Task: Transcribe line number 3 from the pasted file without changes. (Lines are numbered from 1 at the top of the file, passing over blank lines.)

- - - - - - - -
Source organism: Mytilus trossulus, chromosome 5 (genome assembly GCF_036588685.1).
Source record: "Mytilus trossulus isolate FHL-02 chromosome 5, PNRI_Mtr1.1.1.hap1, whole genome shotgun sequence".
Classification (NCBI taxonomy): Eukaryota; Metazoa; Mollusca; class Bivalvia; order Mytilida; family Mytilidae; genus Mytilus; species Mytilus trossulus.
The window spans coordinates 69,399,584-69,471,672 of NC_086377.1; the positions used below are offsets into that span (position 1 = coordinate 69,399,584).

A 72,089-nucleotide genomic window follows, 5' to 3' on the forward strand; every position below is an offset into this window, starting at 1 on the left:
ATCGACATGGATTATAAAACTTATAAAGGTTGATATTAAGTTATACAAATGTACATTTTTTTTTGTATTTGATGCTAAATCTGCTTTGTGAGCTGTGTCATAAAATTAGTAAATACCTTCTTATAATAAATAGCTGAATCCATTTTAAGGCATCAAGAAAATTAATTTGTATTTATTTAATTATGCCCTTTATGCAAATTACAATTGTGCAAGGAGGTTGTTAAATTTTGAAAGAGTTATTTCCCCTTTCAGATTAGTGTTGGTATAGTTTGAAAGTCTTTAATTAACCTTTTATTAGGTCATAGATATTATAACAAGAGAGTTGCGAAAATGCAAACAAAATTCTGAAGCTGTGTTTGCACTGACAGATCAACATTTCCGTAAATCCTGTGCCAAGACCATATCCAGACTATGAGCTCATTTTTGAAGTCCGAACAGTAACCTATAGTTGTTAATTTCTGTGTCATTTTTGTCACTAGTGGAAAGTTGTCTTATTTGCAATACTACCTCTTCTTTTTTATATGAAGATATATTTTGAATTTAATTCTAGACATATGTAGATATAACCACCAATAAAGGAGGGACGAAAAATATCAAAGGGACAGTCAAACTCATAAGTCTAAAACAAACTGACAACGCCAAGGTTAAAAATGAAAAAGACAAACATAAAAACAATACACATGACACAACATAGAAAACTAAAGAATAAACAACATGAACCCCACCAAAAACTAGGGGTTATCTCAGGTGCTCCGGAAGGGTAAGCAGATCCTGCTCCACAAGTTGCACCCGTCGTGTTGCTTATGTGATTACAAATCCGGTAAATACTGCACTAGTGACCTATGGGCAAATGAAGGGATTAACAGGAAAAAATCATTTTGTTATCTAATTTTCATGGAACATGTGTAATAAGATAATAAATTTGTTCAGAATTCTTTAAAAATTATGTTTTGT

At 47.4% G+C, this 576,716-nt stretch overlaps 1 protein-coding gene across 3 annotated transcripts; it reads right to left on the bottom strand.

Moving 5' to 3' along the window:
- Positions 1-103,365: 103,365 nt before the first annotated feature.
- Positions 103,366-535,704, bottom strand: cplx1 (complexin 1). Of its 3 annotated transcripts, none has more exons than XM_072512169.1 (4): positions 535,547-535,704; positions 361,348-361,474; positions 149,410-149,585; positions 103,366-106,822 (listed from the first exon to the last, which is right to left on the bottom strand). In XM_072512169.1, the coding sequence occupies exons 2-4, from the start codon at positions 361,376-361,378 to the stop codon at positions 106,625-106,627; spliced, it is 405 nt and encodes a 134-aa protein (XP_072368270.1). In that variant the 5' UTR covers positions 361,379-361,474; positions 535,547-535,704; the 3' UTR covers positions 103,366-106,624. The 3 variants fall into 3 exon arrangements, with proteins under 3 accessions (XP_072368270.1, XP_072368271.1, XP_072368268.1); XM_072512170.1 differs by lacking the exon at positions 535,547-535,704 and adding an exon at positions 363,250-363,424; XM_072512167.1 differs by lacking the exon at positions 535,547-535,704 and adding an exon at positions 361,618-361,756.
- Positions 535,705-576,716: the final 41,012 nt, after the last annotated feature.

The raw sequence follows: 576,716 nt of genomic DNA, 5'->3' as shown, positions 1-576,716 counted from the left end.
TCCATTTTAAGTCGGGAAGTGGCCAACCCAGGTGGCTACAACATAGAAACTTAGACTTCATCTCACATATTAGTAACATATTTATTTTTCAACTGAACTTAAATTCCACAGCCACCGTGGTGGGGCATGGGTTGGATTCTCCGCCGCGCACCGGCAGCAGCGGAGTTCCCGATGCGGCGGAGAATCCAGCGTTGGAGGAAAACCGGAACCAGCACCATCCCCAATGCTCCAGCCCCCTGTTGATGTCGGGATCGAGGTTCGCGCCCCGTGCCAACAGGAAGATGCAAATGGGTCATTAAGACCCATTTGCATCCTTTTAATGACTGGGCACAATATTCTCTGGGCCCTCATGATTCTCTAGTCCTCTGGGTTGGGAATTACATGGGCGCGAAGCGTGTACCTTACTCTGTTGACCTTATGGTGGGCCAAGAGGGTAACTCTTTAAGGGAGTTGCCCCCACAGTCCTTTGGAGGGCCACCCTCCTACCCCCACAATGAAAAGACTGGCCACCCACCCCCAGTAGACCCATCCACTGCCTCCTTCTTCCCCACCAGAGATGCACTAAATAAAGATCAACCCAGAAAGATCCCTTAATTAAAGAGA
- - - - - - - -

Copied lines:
Classification (NCBI taxonomy): Eukaryota; Metazoa; Mollusca; class Bivalvia; order Mytilida; family Mytilidae; genus Mytilus; species Mytilus trossulus.